Summer is sun tea season. My love for this drink has only deepened as I’ve grown older. Of course, if you call this drink “simple,” you haven’t been drinking it.
The first controversy is sweet tea versus unsweetened. If you live in the South, sweet tea is a form of cultural pride. When I travel to the southern states for a conference, I pack my own tea. I know I won’t encounter a restaurant, gas station or grocery store that stocks the unsweetened version. That gives my particular position away in this particular battle. I love mine unsweetened. I like to taste the tea itself. I gag in a horrible way that embarrasses my husband if I mistakenly drink the sweet version.
The next controversy is a pretty basic one. What do you mean when you say “tea?” It covers so much ground as a common term. It applies to black, green, red, white or herbal format—and I know I’m forgetting some.
What Is and Is Not Tea
At our soda cafe, we serve a lot of “tea.” I repeatedly have to explain myself. The proper name for a drink that is a blend of herbs is as a tisane. In addition, you must consider a whole host of plants that were used in the early years of our country as tea substitutes. These appeared in drinks such as “Liberty Tea.” Next up? Plants such as New Jersey Tea (Ceanothus americanus) and Bee Balm (Monarda spp.). These taste a lot like the true tea plant but are not related. The only thing that is technically a tea is any drink that is made with the Camellia sinensis plant.
Now we’re getting somewhere.
The tea plant is the source of black, green, yellow, white, assam, darjeeling, pu errh, matcha, oolong and kukicha. They are all from Camellia sinensis or one of its varietals. As it is grown today for the commercial market, this plant is a shrub. It can grow to be a tree if left alone.
C. sinensis is hardy to zone 8 and is a subtropical plant. Here in the United States, a few places can grow tea outdoors year-round, but where I live in Ohio is not one of them. Just the same, that doesn’t mean that I can’t grow my own.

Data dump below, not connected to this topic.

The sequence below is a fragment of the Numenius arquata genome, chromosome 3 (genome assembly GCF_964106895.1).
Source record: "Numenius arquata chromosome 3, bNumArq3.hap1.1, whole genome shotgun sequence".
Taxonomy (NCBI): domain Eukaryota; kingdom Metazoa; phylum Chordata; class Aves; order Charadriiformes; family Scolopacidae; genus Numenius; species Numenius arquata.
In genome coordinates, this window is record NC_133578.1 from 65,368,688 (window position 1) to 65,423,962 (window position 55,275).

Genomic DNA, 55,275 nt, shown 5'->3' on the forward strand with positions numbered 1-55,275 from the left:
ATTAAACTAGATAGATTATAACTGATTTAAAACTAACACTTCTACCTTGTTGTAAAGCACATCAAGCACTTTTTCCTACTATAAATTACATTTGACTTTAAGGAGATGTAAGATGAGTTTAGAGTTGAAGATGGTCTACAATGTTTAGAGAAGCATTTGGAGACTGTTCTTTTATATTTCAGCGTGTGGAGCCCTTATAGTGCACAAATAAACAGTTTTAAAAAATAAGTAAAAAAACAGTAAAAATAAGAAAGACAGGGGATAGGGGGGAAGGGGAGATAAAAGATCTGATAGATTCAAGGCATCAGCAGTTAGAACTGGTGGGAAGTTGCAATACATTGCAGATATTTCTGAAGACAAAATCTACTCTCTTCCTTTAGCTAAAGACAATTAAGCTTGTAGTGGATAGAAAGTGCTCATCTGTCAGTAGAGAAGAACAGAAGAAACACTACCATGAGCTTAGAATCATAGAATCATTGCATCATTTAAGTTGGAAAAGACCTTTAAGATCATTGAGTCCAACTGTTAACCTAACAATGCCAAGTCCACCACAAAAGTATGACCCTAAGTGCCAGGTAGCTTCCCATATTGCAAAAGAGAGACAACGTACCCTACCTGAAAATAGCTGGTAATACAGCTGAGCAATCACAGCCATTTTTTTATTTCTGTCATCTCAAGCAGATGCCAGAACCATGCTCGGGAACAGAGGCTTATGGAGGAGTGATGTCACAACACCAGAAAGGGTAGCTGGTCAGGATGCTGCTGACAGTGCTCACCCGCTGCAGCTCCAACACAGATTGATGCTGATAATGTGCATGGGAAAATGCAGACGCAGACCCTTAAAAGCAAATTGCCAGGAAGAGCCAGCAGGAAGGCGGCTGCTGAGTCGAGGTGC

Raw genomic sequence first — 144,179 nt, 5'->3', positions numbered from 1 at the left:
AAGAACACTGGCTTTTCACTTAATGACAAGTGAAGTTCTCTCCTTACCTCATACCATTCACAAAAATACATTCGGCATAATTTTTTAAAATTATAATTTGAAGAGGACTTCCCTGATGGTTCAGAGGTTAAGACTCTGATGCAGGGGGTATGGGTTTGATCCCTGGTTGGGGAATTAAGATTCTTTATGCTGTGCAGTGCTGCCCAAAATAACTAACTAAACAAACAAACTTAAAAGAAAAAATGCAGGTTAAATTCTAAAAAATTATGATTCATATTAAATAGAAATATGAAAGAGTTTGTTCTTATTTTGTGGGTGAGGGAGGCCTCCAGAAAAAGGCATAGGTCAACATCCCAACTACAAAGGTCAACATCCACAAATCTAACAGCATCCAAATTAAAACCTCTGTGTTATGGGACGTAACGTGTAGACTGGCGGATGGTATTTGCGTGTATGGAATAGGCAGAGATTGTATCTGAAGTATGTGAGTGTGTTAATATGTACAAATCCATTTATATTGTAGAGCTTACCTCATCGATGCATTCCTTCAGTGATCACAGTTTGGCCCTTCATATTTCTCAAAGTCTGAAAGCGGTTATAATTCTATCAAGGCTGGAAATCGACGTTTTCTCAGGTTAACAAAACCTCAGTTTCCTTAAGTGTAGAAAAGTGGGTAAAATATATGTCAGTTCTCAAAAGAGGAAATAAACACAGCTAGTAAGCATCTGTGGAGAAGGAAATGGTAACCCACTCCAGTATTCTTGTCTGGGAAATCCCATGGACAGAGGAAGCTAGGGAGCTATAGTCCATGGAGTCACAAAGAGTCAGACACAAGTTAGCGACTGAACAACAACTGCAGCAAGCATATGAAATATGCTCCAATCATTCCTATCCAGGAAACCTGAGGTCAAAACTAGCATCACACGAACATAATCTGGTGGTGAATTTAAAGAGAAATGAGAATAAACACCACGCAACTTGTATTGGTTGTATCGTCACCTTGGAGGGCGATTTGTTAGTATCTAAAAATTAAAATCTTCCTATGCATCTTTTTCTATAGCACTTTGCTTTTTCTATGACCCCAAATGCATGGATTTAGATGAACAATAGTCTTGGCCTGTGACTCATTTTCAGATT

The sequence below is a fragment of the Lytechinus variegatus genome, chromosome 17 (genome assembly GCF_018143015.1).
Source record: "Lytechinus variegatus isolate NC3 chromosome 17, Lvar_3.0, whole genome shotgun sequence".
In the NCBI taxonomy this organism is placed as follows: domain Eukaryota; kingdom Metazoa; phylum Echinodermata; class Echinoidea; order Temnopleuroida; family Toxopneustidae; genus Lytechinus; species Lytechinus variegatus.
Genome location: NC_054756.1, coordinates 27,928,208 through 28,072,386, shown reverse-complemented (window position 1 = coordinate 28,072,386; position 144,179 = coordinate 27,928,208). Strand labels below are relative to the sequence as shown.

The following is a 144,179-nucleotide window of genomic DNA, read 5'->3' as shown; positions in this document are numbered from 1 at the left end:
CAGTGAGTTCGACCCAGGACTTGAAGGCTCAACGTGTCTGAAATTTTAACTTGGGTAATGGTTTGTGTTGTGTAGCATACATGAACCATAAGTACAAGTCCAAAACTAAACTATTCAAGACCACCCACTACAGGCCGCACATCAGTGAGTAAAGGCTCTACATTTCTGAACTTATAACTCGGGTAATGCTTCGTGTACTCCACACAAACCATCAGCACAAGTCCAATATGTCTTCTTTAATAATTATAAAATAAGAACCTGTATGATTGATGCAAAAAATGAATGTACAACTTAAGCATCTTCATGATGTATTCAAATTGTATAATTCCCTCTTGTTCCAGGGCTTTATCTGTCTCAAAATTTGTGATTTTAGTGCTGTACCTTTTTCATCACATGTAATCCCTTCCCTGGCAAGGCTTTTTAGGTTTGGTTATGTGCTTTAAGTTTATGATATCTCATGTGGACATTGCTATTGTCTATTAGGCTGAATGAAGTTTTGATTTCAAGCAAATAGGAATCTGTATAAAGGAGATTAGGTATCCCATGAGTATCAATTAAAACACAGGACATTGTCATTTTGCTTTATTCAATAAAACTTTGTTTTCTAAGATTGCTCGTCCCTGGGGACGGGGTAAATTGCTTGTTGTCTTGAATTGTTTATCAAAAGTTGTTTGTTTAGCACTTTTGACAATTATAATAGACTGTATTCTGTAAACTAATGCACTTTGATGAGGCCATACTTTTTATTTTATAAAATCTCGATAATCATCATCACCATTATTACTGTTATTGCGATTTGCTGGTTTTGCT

How to Grow Your Own
In temperate areas, grow the tea plant in a pot outside and bring it in during the winter. Otherwise you need a greenhouse. In Ohio, my most important considerations are keeping the plant dormant in the winter months. This means that once the temperature drops below 60 degrees F at night, I move it inside. C. sinensis needs to be kept between a steady 35 and 60 degrees to keep it from budding out. This dormancy keeps the plant in a holding pattern until temperatures increase enough outside.
When you move the plant back outside it’s a good time to fertilize. It needs an acid soil, so a good acidifier applied to the top of the soil just before you want to encourage growth is all you need each year. It also likes magnesium, so an epsom salts tea (1 Tbsp/gallon of water) applied twice a year also helps. C. sinensis does not like wet feet, but it grows in a humid location with periodic heavy rainfall. Water the plant thoroughly when the top feels dry, and keep it in a humid location for best results.
It’s ready to pick when the new shoots begin to emerge. The highest quality teas are made from the first “flush” of new growth. Kukicha is made from the twigs; all the other colors of tea are made through varying degrees of oxygenation created in differing drying processes. As a novice, try picking your leaves, roll them gently between your thumb and finger and lay them out on a dehydrator sheet. Dry them at the herb drying temperature and remove as soon as they are crisp. You will have approximated a black tea.
Growing your own tea in a temperate zone never equates to much of a harvest. You need to wait three years before the plant has enough leaves to withstand your pruning of all its fresh growth. Whatever you get will go together to make a batch of sun tea. It will outshine everyone else on the block and make you the envy of anyone who grew up loving the summer precisely for a sip of an ice-cold classic.